England is blessed with a large number of castles (both ruined and adapted for later use) many of which are of interest to fans of the Tudor period. It is also often possible to combine two of my favourite pasttimes – visiting historic sites and eating ice cream. In this series of posts, I am going to give you run down of my favourite castles with a connection to the Tudor period (and the opportunities for eating ice cream in the local area!). This first post mostly covers northern England/Midlands, further south to follow in part 2.

Norham Castle (Northumberland)

Why should I visit? One of the most important castles in the English/Scottish border area. Between the 12th and 16th centuries, the castle was beseiged at least 13 times. In the Tudor period, it was captured by King James IV of Scotland when he invaded England in 1513. Afterward the English victory at the battle of Flodden, the castle adapted for artillery but, in the 1590s, Elizabeth I refused to spend any more money on its upkeep and it soon feel into disrepair.

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Becoming Elizabeth explained: Was Elizabeth Tudor known as Princess Elizabeth

One thing I have noticed about the dialogue in Starz Becoming Elizabeth is the tendency to refer to Elizabeth as “Princess Elizabeth”, “princess”, “the princess” etc. It seem a logical choice – after all she is the daughter of a King – but is it accurate?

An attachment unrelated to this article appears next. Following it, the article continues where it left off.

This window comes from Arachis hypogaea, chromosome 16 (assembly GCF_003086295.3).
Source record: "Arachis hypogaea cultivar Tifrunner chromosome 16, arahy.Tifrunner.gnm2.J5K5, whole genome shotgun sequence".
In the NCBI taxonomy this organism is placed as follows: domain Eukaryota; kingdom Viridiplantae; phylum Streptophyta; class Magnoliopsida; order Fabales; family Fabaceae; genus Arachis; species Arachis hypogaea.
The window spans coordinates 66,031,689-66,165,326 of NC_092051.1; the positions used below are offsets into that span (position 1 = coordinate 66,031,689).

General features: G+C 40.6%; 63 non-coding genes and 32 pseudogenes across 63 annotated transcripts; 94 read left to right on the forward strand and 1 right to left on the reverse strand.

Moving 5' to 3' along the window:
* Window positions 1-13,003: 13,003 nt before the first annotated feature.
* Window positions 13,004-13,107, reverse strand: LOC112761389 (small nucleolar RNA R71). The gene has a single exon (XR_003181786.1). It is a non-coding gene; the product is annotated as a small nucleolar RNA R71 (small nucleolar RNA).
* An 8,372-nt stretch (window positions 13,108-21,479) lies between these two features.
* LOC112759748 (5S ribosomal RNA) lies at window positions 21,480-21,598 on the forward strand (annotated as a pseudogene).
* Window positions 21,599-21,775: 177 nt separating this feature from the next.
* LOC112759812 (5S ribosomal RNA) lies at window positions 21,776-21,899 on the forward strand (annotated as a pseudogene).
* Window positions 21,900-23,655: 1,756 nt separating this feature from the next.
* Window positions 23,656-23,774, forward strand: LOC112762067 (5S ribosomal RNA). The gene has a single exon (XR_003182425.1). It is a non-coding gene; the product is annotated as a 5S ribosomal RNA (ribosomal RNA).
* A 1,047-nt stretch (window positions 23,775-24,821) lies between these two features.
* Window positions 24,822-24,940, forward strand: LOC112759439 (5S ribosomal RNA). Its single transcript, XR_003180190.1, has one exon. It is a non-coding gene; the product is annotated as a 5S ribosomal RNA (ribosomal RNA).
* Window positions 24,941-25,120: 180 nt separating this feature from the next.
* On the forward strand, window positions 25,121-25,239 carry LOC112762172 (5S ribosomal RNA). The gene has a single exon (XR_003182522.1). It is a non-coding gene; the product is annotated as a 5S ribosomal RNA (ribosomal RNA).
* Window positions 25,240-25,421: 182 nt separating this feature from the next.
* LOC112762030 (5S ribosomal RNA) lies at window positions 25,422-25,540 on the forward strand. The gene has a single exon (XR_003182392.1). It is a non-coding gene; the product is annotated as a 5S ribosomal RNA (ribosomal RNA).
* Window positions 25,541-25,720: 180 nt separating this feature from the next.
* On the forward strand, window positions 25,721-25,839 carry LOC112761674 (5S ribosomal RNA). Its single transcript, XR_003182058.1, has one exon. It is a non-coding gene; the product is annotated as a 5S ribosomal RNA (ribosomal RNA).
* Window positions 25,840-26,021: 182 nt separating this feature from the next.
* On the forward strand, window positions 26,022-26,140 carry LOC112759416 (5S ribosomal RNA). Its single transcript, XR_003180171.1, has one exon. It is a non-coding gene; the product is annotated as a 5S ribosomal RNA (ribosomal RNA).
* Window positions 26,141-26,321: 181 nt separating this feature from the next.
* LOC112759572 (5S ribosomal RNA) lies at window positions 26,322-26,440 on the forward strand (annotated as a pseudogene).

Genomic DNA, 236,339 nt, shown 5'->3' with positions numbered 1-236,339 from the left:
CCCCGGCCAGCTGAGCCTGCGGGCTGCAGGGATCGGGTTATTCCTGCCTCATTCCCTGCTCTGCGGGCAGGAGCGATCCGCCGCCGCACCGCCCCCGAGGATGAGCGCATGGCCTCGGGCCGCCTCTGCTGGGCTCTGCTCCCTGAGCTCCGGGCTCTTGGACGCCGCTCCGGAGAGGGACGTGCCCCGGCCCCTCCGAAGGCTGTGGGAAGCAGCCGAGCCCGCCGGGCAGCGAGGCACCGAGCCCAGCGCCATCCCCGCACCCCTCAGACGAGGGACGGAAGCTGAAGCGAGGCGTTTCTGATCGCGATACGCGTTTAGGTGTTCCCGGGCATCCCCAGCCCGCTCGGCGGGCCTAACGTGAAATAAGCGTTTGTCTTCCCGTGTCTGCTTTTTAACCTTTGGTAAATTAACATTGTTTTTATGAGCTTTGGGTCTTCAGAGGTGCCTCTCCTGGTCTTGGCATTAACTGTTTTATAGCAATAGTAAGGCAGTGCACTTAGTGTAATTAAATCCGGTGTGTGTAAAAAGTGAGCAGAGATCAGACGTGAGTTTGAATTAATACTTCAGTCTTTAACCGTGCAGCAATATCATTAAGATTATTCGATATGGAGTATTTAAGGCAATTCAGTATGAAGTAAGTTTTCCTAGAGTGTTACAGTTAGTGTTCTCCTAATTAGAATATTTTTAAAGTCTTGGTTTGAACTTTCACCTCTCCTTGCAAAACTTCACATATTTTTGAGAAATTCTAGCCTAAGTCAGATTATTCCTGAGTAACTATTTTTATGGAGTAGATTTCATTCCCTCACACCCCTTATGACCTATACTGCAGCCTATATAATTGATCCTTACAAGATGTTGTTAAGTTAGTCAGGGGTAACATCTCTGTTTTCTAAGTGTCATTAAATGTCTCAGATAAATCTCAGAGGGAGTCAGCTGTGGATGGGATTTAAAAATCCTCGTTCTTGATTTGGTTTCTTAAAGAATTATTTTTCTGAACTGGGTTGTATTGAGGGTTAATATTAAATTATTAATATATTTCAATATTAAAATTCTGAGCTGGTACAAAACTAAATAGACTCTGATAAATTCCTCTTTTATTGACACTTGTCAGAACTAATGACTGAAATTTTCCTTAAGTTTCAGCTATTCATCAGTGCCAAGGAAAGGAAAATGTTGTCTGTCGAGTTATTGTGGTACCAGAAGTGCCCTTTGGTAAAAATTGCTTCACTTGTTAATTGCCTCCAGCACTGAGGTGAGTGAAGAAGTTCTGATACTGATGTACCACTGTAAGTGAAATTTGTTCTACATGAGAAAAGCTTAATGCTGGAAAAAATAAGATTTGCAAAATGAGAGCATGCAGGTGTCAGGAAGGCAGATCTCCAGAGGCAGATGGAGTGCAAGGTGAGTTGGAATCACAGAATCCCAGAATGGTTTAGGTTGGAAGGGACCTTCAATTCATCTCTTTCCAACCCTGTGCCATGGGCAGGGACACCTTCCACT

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Becoming Elizabeth Explained: Robert and Guildford Dudley

In episode 2 of Becoming Elizabeth, we were introduced to two young men – Robert Dudley (wearing a fetching pearl earring) and his brother, Guildford. Elizabeth is shown to already know the two brothers and she introduces them to Lady Jane Grey. Robert goes on to play an important role in episode 3 when he makes Elizabeth understand her own power as the daughter of a King, and shames her for humiliating Lady Jane. Both boys have an important role in episode 5 – they are with the King when Thomas Seymour comes to steal him away, culminating in Seymour attacking Robert – and, in episode 6, Robert goes with his father to deal with rebels in Norfolk. But who were Robert and Guildford?

*In addition to this post about Guildford and Robert, you can find my post about Robert and Elizabeth here!

Jamie Blackley and Alicia von Rittberg as Robert Dudley and Elizabeth (Starz, Becoming Elizabeth)
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Review: Becoming Elizabeth – episode 2